U.S. military personnel can be expected to carry up to 100 pounds of equipment when in the field. This places a considerable amount of physical strain on individuals already in stressful situations, compounded by extreme weather conditions and other threats to their safety.
Researchers hope to change all that by using a "robotic mule" to lighten the load carried by servicemen and women. The Defense Advanced Research Projects Agency (DARPA) is working closely with Boston Dynamics to build an autonomous machine that can quite literally take that weight off their shoulders.
The mule is part of the Legged Squad Support System, or L3, that shares its origins with Boston Dynamics' Big Dog program. The current prototype, according to an article on the U.S. Army website, can support up to 400 pounds of gear, travel up to 20 miles an hour and has a series of sensors that allow it to track its human leaders.
"So not only can it perceive the world around it better, it can interact with the Marines better," said Brigadier General Mark Wise of the Marine Corps Warfighting Lab during a demonstration last month. "Right now it sees a bush and thinks it's an object it can't go through. In the next 24 months, the initiatives will look at other ways for the sensors already on board to see these obstacles and go through [them]."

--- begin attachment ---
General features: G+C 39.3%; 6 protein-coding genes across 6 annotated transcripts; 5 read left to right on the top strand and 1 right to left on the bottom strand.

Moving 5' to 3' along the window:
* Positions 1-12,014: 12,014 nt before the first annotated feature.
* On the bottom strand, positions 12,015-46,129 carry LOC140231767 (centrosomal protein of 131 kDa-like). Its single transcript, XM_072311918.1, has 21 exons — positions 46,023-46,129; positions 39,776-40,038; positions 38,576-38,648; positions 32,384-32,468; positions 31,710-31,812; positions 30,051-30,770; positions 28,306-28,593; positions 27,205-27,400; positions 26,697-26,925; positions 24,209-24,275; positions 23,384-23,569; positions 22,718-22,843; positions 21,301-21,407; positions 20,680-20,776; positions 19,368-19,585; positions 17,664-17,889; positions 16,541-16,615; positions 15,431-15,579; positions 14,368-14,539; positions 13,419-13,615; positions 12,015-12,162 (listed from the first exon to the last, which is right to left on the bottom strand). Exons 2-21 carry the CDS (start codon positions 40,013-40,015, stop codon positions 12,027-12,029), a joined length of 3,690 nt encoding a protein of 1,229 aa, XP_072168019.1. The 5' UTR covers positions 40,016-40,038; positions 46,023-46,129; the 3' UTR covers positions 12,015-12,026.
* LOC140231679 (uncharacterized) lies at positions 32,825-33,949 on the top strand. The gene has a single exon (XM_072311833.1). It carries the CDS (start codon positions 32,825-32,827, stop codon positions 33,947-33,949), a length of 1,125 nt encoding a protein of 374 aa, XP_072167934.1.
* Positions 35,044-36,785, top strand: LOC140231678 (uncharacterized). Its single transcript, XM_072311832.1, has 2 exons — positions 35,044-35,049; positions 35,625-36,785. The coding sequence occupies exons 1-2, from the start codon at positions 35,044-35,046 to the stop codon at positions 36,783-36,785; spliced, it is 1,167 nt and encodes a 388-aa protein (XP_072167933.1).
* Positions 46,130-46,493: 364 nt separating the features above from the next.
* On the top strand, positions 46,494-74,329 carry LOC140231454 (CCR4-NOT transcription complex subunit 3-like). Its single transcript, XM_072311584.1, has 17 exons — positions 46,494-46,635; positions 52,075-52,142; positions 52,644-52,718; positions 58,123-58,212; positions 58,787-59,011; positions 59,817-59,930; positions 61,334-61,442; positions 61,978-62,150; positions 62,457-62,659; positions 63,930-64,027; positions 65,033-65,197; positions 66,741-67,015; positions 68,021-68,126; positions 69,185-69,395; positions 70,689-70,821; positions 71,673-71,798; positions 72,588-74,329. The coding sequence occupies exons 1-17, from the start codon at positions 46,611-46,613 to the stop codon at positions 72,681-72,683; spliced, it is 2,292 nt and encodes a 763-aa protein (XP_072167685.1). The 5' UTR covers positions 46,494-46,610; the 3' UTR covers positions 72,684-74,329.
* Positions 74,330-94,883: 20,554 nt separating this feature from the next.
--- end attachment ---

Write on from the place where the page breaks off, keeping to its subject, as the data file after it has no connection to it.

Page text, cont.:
The four hydraulic-powered legs also enable the mule to traverse rocky terrain and even move through water and snow where wheeled devices encounter a great amount of difficulty. A fast-reacting balance system also helps to prevent it from being pushed over. If, however, the mule is knocked onto its side, it is capable of standing back up on its own.
Throughout the next two years DARPA's L3 program, innovative sensor technologies will allow the mule to move through increasingly difficult paths, aided by the flexibility achieved with new ways of seamlessly joining dissimilar metals. Advances in American manufacturing will literally help save lives around the world.